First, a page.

Japanese sneaker company Asics has opened one of only nine concept stores worldwide in little old New Zealand.
The Asics concept store at 3 Shortland St in Auckland fits an array of innovation into its two-level, 203-square-metre site. It launched in the first week of July.
Asics is distributed in New Zealand by Brittain Wynyard, which also distributes a range of sports footwear, apparel and accessories. It’s recently refitted the Sylvia Park outlet of Timberland, another of its brands, and opened three new Timberland stores across Auckland and Wellington.
As Asics is a global brand, the design architects behind Auckland’s new Asics store are based in London. The final result was a cross-country collaboration between London’s Brinkworth architects and local architect JCY Architects: JCY visited, measured and surveyed the site, before providing the base plans and sections to Brinkworth, which then completed the store layout and design intent.
JCY Architects was also provided with the global Asics design manual. JCY director Jason Gerrand says the store design focused on maximising the internal volume of the tenancy.
“The interior is highly visible from the store frontage to engage with the surrounding environment,” he says. “The store design development focused on creating a retail interior that offered a variety of spatial zones. The look was to compliment other Asics concept stores across the world. Many of the store fixtures are sourced globally from one manufacturer, for a holistic roll-out.”
The layout has most of Asics’ retail offering on the ground floor. Its activewear garments are showcased on the sculptural bodies of what Shae Borman, Brittain Wynyard retail manager, believes are some of the best mannequins in New Zealand.
“They are extremely light and have a translucent effect that highlights the apparel. The dynamic poses showcase the versatility of our apparel.”
Lighting was also a consideration, and multiple LED flexi-face lightboxes and display shelves throughout the store add warmth while highlighting key product.
On the mezzanine upstairs is a ‘Foot ID’ space with offices behind. In this space, customers can have their running style recorded on video and assessed by computer to help recommend the most suitable Asics footwear for their needs.
Borman says this running machine and the assessment process is a key part of Asics’ global flagship concept, so it’s located prominently on the mezzanine. Full-height glass means the Foot ID space is easily seen from the ground floor, and from the street outside.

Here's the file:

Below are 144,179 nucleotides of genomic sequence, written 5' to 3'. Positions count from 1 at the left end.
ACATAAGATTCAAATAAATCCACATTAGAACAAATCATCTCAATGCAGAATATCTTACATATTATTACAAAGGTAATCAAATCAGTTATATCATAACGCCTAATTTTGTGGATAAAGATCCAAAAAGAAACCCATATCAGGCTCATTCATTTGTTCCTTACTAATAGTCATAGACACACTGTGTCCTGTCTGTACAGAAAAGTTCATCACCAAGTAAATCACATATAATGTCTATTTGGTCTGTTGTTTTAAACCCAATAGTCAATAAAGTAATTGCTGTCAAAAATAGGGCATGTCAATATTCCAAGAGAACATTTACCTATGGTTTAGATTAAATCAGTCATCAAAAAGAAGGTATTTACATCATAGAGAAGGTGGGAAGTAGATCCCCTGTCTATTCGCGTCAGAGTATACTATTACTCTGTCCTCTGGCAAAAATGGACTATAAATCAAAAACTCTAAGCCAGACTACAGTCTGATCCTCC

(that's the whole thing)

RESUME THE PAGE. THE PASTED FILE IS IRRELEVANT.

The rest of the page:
The design team put significant thought into how to command people’s attention from the nearby corner of Queen St. The day-to-day foot traffic could not be ignored, says Borman, so two large video walls communicate Asics’ brand message.
Once the intent of the Shortland St store’s design was approved, JCY Architects then developed it into design drawings. They incorporated local materials and leveraged their knowledge of the New Zealand retail design market when they created elements like the access stair to the mezzanine, and the fitting rooms.
“The main feature of the store is the mezzanine access staircase,” says Gerrand. “We designed this stair in collaboration with a local engineer and it was designed to complement the brand’s architecture used globally while complying with all New Zealand building code regulations.”
“The major factor for Asics was to create a real showcase for their Foot ID area on the mezzanine level, therefore the stairs needed to be a feature. The use of glass balustrades became the central feature that tied the whole store together.”
Asics’ brand identity is communicated through a timber slat wall, which has the Asics logo worked into the slats. The Foot ID space upstairs is highly-visible, and there’s also a brand history wall to help the customer understand where Asics originated from.
Borman says this was added “at the very last minute”.
The Shortland St store is part of a global roll-out of new Asics concept stores which began in December last year. The first new-look store opened in Brussells. Since then, new Asics stores have launched in New York, Seoul and Brisbane.
Borman says exposed concrete and a natural, wooden look are key design elements in all the stores.
Brittain Wynyard first looked at the Shortland St site five years ago with another brand in mind, noting its potential. When the company re-signed its distribution agreement with Asics last year, an Asics concept store was part of the package, so it revisited the site. Once the lease was signed, the design process took seven months.
The location just off busy Queen St was part of what made the site special, Borman says. Brittain Wynyard looked at most of Auckland’s shopping precincts, but its distribution relationships with existing retail partners made opening a stand-alone store a sensitive business – it didn’t want to open in an area as a direct competitor.
The team felt a high street environment was better suited to Asics’ brand than a shopping centre, and Brittain Wynyard’s plan to engage the local community through run and fitness clubs meant that being able to set the store’s opening hours independently was important. These considerations narrowed the search down to Auckland’s CBD.
“The location needed to find the balance between a destination store where there was enough space to showcase the Asics range and the right location to capture the foot traffic,” Borman says. “As a leading international footwear brand, it needed to be in the heart of the city and lower Shortland St fitted that brief.”